Welcome to the inaugural issue of Blawg Review. With future hosts lining up so fast (the weekly hosting spots are taken through October 17), this may be the only installment in quite a while that I'll be privileged enough to host.
What follows are links to every submission I received from those who sent in recommendations. The only exception is if I received two submissions for the same weblog. I also chose some posts myself.
A Few Personal Favorites
Here are three of my favorite recent blawg posts:
Denise Howell at Between Lawyers announces in CC'd that after some back-and-forth with her co-bloggers, they've decided to apply a Creative Commons license to their new weblog. It's the back-and-forth that's especially interesting. You'll learn a lot about the pros and cons of Creative Commons licensing.
In "When I was 1-0," Bryan Gates of I respectfully dissent tells one of those war stories that lawyers love to tell, only with a twist. The typical lawyer's war story features the storyteller in the role of the conquering hero. Not so in Gates' post.
Bruce MacEwen of Adam Smith, Esq. provides more information than some may ever want to know about the billable hour in "Savvy Blawger's Query #2: The Future of the Billable Hour." As is true of the first post in MacEwen's "savvy blawger's query," it features commentary from an all-star lineup of blawgers.
Six Posts about Current Events
Prof. Rick Duncan of Red State Lawblog declares himself to be the "adverse possessor" of his own body before describing what he wants to happen to it in "My Living Will (Sort Of)." Here's a snippet: "I wish all doubts about my medical condition and care to be decided in favor of life and in favor of the hope or possibility (no matter how slight) of improvement."
Jeremy Richey of Jeremy Richey's Blawg reports in "SIU and CLS Update: Complaint Filed" that Southern Illinois University revoked a student organization's recognized status because the organization required its participants to affirm a particular set of religious beliefs. The student organization responded by filing suit to protect its First Amendment rights. Jeremy himself is a member of the organization, which is being represented by the Center for Law and Religious Freedom.
In an untitled post, Joshua Micah Marshall at Talking Points Memo criticizes the recent statement by Sen. John Cornyn (R-TX) implying that "a slow build-up of outrage against activist judges may be the root cause of the recent rash of murders and assaults against members of the judiciary around the country." Other top-notch commentary on the same topic can be found at Althouse and Instapundit.
Jeremy Moore of Jurispundit says, "No State For You." Moore's post discusses a First Circuit ruling denying the PLO’s attempt to claim foreign sovereign immunity in a suit brought against it pursuant to the Anti-Terrorism Act. The court ruled that neither the PLO nor Palestinian Authority was a “state” that could be protected by foreign sovereign immunity.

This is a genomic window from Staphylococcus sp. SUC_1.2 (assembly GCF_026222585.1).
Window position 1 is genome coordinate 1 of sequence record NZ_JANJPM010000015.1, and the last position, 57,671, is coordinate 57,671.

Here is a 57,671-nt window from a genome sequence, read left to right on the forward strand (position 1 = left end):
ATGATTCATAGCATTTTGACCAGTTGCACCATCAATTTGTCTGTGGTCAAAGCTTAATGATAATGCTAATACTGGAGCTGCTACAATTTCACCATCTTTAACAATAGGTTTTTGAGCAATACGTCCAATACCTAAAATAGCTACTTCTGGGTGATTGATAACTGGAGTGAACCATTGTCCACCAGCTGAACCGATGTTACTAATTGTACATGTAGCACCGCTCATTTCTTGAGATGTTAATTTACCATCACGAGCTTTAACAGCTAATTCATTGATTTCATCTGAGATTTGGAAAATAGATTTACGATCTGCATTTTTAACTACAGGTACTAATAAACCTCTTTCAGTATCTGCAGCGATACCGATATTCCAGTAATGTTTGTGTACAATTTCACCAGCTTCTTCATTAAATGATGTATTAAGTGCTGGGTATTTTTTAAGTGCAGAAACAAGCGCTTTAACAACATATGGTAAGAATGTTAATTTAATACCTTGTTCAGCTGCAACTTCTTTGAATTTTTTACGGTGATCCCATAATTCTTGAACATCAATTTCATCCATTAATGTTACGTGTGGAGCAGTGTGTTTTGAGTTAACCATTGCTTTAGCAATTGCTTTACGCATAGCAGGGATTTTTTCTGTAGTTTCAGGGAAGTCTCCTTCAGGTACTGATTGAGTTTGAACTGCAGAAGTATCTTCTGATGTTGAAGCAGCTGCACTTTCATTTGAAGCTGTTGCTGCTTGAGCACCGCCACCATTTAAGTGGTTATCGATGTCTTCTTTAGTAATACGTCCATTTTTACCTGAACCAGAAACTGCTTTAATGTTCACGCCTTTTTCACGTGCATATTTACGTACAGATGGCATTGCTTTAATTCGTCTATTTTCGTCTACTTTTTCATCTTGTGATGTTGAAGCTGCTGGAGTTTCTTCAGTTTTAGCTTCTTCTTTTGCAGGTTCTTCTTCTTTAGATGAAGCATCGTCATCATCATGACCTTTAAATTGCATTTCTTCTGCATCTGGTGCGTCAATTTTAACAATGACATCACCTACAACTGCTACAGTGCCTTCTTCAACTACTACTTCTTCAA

Kevin Heller at Tech Law Advisor predicts Wal-Mart will win its cybersquatting dispute with AlwaysLowPrices.com. As described in the title of Kevin's post, "Always Low Prices fails Cybersquatting 101."
Sean Sirrine of Objective Justice says, "Tom DeLay, Go Home." According to Sirrine, "I would expect that even those that disagree with me politically would have a hard time swallowing the garbage that DeLay is throwing around these days."
Six Posts about the Business and Practice of Law
Scheherazade Fowler, whose most recent weblogging venture is called Scheherazade Fowler, Attorney, asks introspectively, "Why Hire Me?" Of her new firm, she says, "I will treat clients well. I don't think of myself as someone with magical powers, solving problems that my clients don't understand."
Chadwick C. Busk at The Fine Print: Musings of a Contracts Lawyer offers A Primer on Drafting Software License Agreements. It will be extraordinary helpful to some. Others might not want to read it after lunch, when they're apt to be feeling sleepy.
Melody Wirz at PHOSITA writes about women in intellectual property law: "In order to serve the widest range of clients, diversity is a must . . . If you change the mix to allow different cultures, different genders, different ages, different views of all sorts, you get 100 different solutions from which to choose."
Stephen M. Nipper at Nipper's Invent Blog says, "Quit flying solo." Money quote: "Your success in life is more dependent upon the team you build around you (both at home and outside the home) than on your own passion."
Five Posts Containing Some Serious Legal Research or Analysis
George Lenard at George's Employment Blog reports about Smith v. City of Jackson in "Supreme Court: disparate impact theory available under age act (ADEA)." Lenard's post contains a detailed analysis of a case in which "the Court held that under some circumstances an employer may be liable for age discrimination without proof of intent, under the disparate impact theory of discrimination."